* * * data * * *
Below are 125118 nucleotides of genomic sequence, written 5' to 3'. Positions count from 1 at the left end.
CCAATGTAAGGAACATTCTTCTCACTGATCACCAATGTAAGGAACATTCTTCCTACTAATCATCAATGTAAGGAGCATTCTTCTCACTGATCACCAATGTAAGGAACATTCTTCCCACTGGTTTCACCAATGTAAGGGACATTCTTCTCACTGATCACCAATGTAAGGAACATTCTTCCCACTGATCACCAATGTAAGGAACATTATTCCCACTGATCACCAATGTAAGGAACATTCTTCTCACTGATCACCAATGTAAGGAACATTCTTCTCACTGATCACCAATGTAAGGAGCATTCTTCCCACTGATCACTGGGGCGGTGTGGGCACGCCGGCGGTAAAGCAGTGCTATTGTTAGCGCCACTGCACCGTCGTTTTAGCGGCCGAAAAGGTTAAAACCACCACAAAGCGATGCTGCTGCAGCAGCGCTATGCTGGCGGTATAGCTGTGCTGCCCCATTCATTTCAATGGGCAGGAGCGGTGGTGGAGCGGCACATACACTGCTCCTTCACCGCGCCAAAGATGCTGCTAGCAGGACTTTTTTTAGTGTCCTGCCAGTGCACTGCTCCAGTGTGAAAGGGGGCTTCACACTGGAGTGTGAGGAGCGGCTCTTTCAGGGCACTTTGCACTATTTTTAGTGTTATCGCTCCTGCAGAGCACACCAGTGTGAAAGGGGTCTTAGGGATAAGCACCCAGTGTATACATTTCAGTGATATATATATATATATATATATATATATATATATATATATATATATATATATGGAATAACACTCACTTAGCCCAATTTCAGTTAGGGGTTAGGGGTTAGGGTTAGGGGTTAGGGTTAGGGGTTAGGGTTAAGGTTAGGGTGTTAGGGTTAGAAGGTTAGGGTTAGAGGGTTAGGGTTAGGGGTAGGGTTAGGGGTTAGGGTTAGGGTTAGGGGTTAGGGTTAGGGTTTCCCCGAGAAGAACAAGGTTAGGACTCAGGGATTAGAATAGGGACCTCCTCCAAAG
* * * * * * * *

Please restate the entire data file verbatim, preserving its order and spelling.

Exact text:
Below are 125118 nucleotides of genomic sequence, written 5' to 3'. Positions count from 1 at the left end.
CCAATGTAAGGAACATTCTTCTCACTGATCACCAATGTAAGGAACATTCTTCCTACTAATCATCAATGTAAGGAGCATTCTTCTCACTGATCACCAATGTAAGGAACATTCTTCCCACTGGTTTCACCAATGTAAGGGACATTCTTCTCACTGATCACCAATGTAAGGAACATTCTTCCCACTGATCACCAATGTAAGGAACATTATTCCCACTGATCACCAATGTAAGGAACATTCTTCTCACTGATCACCAATGTAAGGAACATTCTTCTCACTGATCACCAATGTAAGGAGCATTCTTCCCACTGATCACTGGGGCGGTGTGGGCACGCCGGCGGTAAAGCAGTGCTATTGTTAGCGCCACTGCACCGTCGTTTTAGCGGCCGAAAAGGTTAAAACCACCACAAAGCGATGCTGCTGCAGCAGCGCTATGCTGGCGGTATAGCTGTGCTGCCCCATTCATTTCAATGGGCAGGAGCGGTGGTGGAGCGGCACATACACTGCTCCTTCACCGCGCCAAAGATGCTGCTAGCAGGACTTTTTTTAGTGTCCTGCCAGTGCACTGCTCCAGTGTGAAAGGGGGCTTCACACTGGAGTGTGAGGAGCGGCTCTTTCAGGGCACTTTGCACTATTTTTAGTGTTATCGCTCCTGCAGAGCACACCAGTGTGAAAGGGGTCTTAGGGATAAGCACCCAGTGTATACATTTCAGTGATATATATATATATATATATATATATATATATATATATATATATATATATATGGAATAACACTCACTTAGCCCAATTTCAGTTAGGGGTTAGGGGTTAGGGTTAGGGGTTAGGGTTAGGGGTTAGGGTTAAGGTTAGGGTGTTAGGGTTAGAAGGTTAGGGTTAGAGGGTTAGGGTTAGGGGTAGGGTTAGGGGTTAGGGTTAGGGTTAGGGGTTAGGGTTAGGGTTTCCCCGAGAAGAACAAGGTTAGGACTCAGGGATTAGAATAGGGACCTCCTCCAAAG